POTTSTOWN >> Hill School coach Chris Bala is no stranger to the Hill-Lawrenceville School rivalry.
As a former Hill hockey player himself, Bala knew his team couldn’t rely on strategy alone in what was sure to be an emotional contest.
“These games,” said Bala, “aren’t won by Xs and Os. It’s a matter of little plays turning into big plays.”
Of course, when you can keep the puck out of your own net, strategy becomes a luxury.
Dalton Jerzak made 22 saves leading a complete team defensive effort as the Blues subdued Lawrenceville, 3-0, improving to 8-5-2 on the season and completing a season sweep of their arch rivals on Saturday afternoon. The Blues also took down Lawrenceville 2-1 last month.
Jerzak, a senior originally from Rochester, NY, is in his first year at the Hill School. While he may be new to the Hill-Lawrenceville rivalry, the significance of the victory wasn’t lost on him.
“We’ve got a group of guys who put up a strong performance on the road against them last month,” he said, “and now we can say we owned the season rivalry this year.”
Offensively, Hill chipped away with 30 shots, solving Lawrenceville’s Karl Szabo once in each period.
Scoring chances were at a premium in the early going, until Hill capitalized on a power play chance late in the first period. Junior CJ Duvall took a short feed from captain David Hill, beating Szabo glove side to open the scoring at 14:23. Just over a minute later, Lawrenceville’s best opportunity of the period struck the goalpost on a point blast from David Parker.
The ice seemed tilted in the Blues’ favor early in the second period, but Szabo was equal to the task each time. Lawrenceville, however, remained unable to solve Jerzak, who made his first tough save of the game diving cross-crease to rob Trey Croddick.
Hill would get an insurance tally with two minutes left in the period, with the Blues killing a penalty. Junior Alex Kiviniemi turned and fired from center ice in hopes of getting his team a line change. But the blistering shot took a strange bounce and handcuffed Szabo, doubling the Blues’ lead.
Early in the third period, junior Ryan Long carried the puck into the Lawrenceville zone on a 3-on-1. Long took advantage of the defenseman’s hesitation, firing a wrister by Szabo to close out the scoring.
The only mystery remaining was whether Jerzak and the Blues could complete the shutout. A last-ditch Lawrenceville rally — half of their 22 shots came in the third period — was thwarted when Jerzak turned in the play of the game, robbing Croddick a second time on a glove save during a late power play.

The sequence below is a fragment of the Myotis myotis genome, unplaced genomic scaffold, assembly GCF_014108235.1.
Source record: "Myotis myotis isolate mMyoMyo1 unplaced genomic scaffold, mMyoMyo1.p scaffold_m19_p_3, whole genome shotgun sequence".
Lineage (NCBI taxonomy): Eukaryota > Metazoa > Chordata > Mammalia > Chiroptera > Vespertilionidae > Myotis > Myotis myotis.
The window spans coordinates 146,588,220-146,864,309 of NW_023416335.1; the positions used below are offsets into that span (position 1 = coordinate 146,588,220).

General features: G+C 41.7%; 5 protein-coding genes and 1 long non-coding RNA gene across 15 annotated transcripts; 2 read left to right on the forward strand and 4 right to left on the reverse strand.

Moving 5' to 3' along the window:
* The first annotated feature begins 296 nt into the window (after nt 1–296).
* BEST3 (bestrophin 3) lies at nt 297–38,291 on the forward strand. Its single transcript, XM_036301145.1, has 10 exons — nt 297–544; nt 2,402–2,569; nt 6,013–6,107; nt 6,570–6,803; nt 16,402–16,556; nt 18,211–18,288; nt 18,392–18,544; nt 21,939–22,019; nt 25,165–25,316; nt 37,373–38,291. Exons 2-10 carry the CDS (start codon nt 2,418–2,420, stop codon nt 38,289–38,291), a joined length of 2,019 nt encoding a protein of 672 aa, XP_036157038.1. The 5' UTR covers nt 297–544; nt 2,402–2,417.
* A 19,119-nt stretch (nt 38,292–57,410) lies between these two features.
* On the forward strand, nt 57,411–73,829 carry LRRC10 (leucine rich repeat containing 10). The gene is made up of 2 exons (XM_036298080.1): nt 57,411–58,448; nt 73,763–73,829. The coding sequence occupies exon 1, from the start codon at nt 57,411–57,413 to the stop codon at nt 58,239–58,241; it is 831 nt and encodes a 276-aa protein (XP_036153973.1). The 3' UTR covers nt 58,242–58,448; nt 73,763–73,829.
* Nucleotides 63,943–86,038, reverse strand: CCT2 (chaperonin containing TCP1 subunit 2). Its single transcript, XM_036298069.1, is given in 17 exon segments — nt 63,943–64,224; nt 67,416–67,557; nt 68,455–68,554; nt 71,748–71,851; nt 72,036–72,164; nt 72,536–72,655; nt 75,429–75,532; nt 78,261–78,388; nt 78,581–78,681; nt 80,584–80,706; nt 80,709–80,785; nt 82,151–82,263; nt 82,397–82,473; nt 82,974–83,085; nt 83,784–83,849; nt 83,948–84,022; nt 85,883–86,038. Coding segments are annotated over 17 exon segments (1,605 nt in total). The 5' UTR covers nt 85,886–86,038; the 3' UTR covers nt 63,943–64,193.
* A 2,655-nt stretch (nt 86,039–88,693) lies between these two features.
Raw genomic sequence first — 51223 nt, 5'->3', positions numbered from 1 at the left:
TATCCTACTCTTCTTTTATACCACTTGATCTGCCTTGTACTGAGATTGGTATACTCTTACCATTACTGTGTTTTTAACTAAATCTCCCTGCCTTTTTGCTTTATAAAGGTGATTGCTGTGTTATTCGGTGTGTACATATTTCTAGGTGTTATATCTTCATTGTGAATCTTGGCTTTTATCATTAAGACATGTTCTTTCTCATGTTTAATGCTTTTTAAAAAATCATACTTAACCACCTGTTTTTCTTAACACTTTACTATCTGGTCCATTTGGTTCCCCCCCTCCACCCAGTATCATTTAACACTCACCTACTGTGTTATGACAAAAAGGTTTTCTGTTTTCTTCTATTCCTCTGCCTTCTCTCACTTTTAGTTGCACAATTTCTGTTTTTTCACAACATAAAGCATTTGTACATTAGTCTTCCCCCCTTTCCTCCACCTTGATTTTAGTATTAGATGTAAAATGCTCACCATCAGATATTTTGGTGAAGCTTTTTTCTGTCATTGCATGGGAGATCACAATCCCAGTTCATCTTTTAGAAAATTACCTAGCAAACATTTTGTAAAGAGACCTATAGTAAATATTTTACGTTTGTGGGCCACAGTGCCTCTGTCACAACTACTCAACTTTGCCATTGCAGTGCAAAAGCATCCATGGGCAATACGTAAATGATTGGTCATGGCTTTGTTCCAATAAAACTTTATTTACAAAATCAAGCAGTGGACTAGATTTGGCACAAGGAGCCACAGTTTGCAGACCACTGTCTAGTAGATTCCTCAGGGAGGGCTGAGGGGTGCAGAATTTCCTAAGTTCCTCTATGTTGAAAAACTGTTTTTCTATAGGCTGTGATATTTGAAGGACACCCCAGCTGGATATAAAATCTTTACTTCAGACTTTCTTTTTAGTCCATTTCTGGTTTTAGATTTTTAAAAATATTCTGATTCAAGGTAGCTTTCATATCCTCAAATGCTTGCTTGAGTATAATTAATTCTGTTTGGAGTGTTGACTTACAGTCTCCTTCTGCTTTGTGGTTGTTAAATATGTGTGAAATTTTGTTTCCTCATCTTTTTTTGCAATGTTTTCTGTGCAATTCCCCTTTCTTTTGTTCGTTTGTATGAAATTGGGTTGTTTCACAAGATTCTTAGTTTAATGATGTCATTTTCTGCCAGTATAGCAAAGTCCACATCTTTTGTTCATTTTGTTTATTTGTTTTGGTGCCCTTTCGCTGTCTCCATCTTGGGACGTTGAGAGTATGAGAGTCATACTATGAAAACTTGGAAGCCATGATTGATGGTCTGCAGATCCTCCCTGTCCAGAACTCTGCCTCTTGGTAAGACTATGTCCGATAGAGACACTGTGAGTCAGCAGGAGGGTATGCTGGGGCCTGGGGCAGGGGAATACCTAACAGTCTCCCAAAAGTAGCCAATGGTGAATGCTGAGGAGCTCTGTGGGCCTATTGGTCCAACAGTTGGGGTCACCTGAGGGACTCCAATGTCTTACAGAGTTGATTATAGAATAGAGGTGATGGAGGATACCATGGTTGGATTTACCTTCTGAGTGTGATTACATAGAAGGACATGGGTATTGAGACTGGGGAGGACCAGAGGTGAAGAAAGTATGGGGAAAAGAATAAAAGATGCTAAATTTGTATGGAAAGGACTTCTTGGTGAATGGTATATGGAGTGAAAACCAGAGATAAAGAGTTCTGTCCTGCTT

“It was an odd-man rush,” Jerzak recalled, “and my responsibility is the shooter. So when they slide the puck across like that, it was just a natural reaction to turn my body. I think I was in pretty good position, and fortunately the puck hit me.”
For the two squads, Saturday’s game was a continuation of the year-long celebration of the Hill-Lawrenceville rivalry. The schools first competed in interscholastic athletics in 1887 — one of America’s oldest athletic rivalries at any level.
This past November, the entire Hill student body traveled to New Jersey to commemorate the 130th anniversary of the rivalry. On that day, Lawrenceville got the better of Hill, besting the Blues in seven of the day’s nine contests across various sports.
Therefore, Saturday’s victory was extra sweet for Hill, as they not only completed a season sweep of their arch rivals, but exacted a measure of revenge for their classmates.
Over their four years at Hill, the Class of 2018 now sports a 9-2 record against Lawrenceville in ice hockey.
“Anytime a student or a team at Hill competes against Lawrenceville, they become part of something bigger than themselves,” said Bala. “The rivalry goes back well over a hundred years, so each player only gets the chance to write a few chapters.”
For Coach Bala and his squad, the focus now turns to capturing a third consecutive Mid-Atlantic Hockey League title. The eight-team league will send four teams to a single-elimination postseason tournament to determine its champion.
“Winning these games in the area is critical,” Bala confirmed. “Kids are looking for strong academics and a high level of hockey. Results against local teams, plus some top programs in New England, give our athletes a chance to measure themselves against some of the best.
“But for the present, the focus is on the Mid-Atlantic Hockey League.”
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